Gardening is a primeval urge. From the beginnings of Scripture, we find ourselves in an intimate relationship with the land God has given us. So Adam is placed in the garden of Eden to "till and keep" it, before being exiled to till land elsewhere.
But the closest many modern Britons come to food production is a trip to the local supermarket. Despite our favourite harvest hymns, we are considerably more familiar with the sight of the inside of a refrigerator than the farmer ploughing fields.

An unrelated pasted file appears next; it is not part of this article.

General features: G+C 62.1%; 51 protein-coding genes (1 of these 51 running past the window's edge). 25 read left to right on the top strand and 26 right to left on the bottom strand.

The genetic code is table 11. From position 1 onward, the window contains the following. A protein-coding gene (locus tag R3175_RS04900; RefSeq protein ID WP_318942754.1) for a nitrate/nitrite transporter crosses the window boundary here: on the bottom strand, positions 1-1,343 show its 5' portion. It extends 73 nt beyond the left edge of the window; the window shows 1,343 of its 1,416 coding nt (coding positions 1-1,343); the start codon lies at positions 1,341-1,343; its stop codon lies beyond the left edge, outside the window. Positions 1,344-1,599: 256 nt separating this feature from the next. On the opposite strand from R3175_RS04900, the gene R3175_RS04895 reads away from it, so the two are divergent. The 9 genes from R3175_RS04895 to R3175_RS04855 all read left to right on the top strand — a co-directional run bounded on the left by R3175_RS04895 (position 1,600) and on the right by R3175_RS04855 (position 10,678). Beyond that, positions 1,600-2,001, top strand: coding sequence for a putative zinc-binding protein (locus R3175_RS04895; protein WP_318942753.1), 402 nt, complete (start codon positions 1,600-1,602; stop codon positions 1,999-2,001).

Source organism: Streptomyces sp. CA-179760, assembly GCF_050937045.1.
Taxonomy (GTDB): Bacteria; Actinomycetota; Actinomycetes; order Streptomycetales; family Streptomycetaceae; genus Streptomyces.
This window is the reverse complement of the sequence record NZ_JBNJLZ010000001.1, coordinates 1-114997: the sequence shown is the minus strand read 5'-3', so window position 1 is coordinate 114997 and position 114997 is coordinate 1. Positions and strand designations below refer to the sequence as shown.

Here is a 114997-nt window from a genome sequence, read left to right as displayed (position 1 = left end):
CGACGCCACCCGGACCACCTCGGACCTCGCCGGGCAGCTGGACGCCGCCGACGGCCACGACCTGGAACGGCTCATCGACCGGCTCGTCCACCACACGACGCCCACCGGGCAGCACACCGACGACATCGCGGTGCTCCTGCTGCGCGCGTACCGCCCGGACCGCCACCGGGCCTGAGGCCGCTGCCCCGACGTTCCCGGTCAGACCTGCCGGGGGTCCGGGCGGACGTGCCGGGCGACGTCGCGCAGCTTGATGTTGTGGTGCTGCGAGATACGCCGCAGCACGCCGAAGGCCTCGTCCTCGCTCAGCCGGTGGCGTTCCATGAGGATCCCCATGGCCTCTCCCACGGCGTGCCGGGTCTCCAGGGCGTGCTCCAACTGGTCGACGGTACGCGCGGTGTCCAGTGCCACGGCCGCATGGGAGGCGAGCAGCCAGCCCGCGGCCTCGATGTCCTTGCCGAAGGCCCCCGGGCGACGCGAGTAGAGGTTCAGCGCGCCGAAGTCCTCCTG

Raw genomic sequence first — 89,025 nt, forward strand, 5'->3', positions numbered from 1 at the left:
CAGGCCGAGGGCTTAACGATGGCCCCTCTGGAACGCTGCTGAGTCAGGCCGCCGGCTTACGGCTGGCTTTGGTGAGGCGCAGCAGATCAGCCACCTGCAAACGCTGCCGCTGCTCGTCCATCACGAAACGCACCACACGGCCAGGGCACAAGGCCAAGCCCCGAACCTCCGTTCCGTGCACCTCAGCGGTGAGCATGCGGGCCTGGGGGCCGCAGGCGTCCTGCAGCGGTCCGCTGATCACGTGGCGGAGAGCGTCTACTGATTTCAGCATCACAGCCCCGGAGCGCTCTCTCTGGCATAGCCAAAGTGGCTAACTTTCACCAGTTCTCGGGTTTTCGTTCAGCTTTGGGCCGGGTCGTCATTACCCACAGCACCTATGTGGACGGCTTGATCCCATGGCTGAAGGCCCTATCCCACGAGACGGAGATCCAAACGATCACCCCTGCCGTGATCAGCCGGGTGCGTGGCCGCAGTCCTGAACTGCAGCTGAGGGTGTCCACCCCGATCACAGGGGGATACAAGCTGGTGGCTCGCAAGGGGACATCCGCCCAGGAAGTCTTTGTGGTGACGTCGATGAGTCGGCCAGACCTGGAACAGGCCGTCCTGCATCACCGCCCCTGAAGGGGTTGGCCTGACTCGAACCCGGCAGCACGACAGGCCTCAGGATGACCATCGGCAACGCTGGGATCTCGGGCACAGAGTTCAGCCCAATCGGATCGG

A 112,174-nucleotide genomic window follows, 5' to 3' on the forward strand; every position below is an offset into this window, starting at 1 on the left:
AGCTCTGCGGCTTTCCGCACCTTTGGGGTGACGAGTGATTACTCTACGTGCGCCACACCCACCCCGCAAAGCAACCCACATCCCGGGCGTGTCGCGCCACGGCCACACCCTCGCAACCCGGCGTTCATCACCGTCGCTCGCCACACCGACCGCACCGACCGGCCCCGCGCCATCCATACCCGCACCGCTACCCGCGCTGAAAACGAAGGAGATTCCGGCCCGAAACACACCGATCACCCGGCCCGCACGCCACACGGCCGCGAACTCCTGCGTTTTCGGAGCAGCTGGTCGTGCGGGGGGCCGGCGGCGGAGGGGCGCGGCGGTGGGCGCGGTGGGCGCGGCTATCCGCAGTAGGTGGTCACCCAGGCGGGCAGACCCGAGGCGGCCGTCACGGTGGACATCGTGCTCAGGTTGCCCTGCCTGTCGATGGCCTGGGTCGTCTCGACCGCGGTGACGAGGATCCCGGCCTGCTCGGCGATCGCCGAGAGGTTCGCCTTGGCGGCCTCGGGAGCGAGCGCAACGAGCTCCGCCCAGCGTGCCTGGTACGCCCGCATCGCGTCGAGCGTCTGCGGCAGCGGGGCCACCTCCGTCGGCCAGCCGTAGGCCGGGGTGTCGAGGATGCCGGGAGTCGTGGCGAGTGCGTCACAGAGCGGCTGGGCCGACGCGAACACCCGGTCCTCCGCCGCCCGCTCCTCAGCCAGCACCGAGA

Yet there is a great deal of satisfaction in agricultural pursuits. Taking on a plot, the labourer reconnects with nature. With effort and a little luck the results may be beautiful, edible, or both. Monastics, like Ellis Peters’ Brother Cadfael, have maintained gardens as a source of food, herbs and a space of prayer. So it should be no great surprise to find that modern writers are exploring the spiritual dimension of gardening.